I’m tired of feeling like a frustrated rabbit, a groundhog in a field, a cow in a barn, a deer in the woods, a pig in a sty, a sheep on a hillside, a goose on a pond, a rabbit in a hole.

I WANT MEAT: juicy, steaming slabs of animal flesh. Goodbye kale! Hello barbecued ribs! Goodbye Fakin’ Bacon! Hello New York Strip! Goodbye tofu!  Hello Big Mac.

That’s it! I’m changing my life from meatless to meatfull.

See you at the steakhouse.  I hope to be sitting behind a platter of meat!

Definition courtesy of “Silva Rhetoricae” (


Apocope (a-pok’-o-pe): Omitting a letter or syllable at the end of a word. A kind of metaplasm.

I’m goin’ to the movies. Are you comin’ along? I want to see the new movie about the zombies that run a used car lot in the desert outside LA. I think it’s goin’ to be a fantas’ film. They specialize in Hyundais. Most people who go there to buy a car never return. That’s what you’d expect! It is WHY they don’t return that you’d never expect.  Well are you comin’? We can take my Hyundai–the one with the blood on th’ back seat. Ha ha! Just kidding!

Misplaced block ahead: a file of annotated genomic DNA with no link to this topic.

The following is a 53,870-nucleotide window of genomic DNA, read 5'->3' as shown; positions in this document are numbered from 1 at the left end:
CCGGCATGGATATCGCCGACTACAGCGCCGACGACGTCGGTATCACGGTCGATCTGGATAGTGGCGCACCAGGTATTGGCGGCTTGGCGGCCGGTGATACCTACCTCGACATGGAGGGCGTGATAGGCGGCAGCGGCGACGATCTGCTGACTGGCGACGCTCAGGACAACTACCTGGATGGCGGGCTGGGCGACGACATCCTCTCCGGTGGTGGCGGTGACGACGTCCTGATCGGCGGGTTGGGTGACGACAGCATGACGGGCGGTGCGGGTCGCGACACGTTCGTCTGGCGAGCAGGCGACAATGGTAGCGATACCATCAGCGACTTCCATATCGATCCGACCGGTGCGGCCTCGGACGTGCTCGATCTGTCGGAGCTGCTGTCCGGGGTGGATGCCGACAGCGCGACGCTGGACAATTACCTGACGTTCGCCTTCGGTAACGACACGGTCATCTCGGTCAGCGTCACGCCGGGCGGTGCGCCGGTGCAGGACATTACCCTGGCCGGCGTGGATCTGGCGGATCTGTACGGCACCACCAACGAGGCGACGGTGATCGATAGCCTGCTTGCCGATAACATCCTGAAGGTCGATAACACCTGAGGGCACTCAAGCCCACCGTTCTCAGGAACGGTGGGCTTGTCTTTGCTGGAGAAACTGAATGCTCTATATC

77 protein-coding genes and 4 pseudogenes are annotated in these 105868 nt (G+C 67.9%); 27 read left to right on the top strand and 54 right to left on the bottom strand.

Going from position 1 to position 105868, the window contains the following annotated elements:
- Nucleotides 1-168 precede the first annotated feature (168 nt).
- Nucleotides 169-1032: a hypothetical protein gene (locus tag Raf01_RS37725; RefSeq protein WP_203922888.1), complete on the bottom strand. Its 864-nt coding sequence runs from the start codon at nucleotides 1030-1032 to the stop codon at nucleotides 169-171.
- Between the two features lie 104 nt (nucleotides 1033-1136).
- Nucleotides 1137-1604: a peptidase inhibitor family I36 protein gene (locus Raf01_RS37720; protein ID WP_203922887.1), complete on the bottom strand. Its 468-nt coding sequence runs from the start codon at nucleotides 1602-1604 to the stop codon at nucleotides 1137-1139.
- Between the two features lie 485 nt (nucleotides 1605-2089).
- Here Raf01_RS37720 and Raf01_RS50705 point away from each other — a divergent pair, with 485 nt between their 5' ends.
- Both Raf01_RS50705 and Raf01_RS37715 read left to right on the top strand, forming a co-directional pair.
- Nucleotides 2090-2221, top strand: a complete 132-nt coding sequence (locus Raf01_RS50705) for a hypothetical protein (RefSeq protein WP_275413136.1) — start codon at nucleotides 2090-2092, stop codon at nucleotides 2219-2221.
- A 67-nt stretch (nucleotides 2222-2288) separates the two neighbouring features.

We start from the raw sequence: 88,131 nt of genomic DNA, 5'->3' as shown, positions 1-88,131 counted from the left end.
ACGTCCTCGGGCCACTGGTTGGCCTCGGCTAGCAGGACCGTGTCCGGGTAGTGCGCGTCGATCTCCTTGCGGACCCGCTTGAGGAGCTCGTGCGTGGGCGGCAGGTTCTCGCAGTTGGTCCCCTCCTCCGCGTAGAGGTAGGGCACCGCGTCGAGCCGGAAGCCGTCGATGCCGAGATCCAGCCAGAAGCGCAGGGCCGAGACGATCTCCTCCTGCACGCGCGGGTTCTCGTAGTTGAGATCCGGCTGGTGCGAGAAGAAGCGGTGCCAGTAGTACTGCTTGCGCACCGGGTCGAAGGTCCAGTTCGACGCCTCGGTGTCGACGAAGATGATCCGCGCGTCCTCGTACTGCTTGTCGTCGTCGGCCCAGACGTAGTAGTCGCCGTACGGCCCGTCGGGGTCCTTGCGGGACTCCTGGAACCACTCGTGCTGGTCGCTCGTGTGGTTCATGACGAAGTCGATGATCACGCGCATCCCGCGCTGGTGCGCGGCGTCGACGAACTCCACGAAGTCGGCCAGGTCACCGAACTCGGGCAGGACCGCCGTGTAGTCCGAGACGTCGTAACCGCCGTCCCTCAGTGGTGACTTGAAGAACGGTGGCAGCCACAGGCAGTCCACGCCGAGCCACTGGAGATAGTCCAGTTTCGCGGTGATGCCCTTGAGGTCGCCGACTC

Definition courtesy of “Silva Rhetoricae” (


Apodioxis (ap-o-di-ox’-is): Rejecting of someone or something (such as the adversary’s argument) as being impertinent, needless, absurd, false, or wicked.

Every time I hear Obama talking about feeding the homeless, or some other social welfare scheme, I want to puke. He says we should do it because it is our “Christian duty.” I don’t know what Christ he’s talking about! Jesus always charged a reasonable fee–in fact–he was so good, such a perfect guy, that he had a sliding scale. Jesus never gave anything away for free. If he had, nobody would’ve respected him and we wouldn’t have institutionalized the sliding scale.  The famous Biblical verse sums it up: “Chargeth them no less than what they can affordeth.” Of course, the sliding scale has prompted virtually all businesspeople to do business solely with the middle- and upper-classes.

It is the will of God.

Definition courtesy of “Silva Rhetoricae” (